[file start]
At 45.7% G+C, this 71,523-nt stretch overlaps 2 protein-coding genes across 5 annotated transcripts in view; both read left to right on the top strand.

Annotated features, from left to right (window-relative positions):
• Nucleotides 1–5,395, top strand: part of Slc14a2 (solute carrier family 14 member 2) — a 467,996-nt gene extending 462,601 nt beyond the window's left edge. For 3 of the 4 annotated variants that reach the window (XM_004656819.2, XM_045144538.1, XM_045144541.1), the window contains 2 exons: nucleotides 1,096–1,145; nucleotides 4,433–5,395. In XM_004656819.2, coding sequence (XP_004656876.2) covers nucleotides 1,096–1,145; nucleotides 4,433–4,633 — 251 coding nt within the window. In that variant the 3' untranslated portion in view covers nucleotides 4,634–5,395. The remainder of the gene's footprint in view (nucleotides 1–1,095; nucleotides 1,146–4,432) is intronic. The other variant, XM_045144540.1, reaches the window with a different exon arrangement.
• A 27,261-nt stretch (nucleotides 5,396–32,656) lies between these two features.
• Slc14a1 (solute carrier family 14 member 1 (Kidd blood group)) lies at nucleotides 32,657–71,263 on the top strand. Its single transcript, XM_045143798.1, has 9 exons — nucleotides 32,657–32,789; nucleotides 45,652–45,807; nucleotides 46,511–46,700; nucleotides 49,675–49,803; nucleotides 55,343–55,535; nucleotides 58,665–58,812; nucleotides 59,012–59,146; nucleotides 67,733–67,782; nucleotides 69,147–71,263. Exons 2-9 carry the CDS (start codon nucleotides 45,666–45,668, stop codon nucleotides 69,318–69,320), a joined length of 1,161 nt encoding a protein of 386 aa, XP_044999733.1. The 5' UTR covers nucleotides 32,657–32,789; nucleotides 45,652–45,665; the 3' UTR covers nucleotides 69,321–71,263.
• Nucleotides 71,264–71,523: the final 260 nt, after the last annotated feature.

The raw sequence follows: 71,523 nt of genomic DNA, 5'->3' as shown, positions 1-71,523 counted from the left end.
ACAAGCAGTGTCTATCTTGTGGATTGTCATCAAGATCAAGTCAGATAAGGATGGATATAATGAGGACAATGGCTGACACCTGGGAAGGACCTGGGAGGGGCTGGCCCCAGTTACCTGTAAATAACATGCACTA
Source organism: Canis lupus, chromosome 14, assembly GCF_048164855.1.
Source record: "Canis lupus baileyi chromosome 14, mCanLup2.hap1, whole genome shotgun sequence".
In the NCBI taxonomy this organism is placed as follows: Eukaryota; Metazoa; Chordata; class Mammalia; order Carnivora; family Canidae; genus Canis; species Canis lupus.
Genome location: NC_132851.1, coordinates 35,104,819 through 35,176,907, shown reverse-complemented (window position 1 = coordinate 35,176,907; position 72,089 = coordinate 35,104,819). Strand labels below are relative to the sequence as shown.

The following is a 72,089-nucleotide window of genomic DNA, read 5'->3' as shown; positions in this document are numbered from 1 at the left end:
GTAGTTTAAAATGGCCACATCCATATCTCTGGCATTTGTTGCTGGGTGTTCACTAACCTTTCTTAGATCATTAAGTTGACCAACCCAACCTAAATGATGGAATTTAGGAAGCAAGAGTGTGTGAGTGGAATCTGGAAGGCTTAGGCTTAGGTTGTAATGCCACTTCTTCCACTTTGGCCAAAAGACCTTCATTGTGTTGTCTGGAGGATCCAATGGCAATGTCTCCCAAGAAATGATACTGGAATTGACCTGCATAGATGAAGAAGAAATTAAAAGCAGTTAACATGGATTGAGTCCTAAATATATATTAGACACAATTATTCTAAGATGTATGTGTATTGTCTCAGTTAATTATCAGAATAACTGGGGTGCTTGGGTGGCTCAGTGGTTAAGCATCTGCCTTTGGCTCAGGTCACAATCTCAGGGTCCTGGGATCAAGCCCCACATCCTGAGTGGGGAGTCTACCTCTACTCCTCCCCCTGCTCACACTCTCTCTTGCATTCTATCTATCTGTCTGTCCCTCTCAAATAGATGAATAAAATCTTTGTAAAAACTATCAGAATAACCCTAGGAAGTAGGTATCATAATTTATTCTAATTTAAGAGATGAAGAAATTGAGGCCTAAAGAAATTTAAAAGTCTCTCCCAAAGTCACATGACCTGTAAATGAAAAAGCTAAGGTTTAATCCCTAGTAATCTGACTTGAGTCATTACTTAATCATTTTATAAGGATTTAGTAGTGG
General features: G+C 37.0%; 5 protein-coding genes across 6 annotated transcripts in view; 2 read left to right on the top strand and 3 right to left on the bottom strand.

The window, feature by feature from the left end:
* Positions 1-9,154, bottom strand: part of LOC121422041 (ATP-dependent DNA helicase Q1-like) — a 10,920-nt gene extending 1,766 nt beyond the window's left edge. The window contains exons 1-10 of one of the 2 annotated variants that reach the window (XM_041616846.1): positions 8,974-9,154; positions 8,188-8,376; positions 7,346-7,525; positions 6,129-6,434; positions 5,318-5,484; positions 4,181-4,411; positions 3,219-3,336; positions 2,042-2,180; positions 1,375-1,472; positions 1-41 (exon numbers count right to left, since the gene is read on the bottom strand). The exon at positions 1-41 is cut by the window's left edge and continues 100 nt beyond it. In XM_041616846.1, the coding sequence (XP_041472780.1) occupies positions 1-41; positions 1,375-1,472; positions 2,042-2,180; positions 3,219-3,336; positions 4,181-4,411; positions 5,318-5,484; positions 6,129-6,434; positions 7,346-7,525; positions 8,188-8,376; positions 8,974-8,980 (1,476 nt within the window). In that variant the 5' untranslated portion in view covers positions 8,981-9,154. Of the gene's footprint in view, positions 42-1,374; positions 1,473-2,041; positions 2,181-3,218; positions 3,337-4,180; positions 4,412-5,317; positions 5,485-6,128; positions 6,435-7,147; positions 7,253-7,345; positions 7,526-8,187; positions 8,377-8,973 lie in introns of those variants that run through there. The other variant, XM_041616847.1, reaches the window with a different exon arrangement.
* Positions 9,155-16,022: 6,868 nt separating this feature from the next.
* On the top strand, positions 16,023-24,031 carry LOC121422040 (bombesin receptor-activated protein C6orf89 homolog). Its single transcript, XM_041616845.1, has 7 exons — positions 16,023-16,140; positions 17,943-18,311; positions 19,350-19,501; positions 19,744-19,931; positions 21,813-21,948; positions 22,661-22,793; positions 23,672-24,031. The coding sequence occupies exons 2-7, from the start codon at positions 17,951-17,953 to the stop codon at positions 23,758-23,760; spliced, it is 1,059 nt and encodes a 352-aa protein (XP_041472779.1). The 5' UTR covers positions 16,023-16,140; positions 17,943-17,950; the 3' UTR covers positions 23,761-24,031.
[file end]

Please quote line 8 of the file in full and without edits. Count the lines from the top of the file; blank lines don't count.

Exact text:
ACAAGCAGTGTCTATCTTGTGGATTGTCATCAAGATCAAGTCAGATAAGGATGGATATAATGAGGACAATGGCTGACACCTGGGAAGGACCTGGGAGGGGCTGGCCCCAGTTACCTGTAAATAACATGCACTA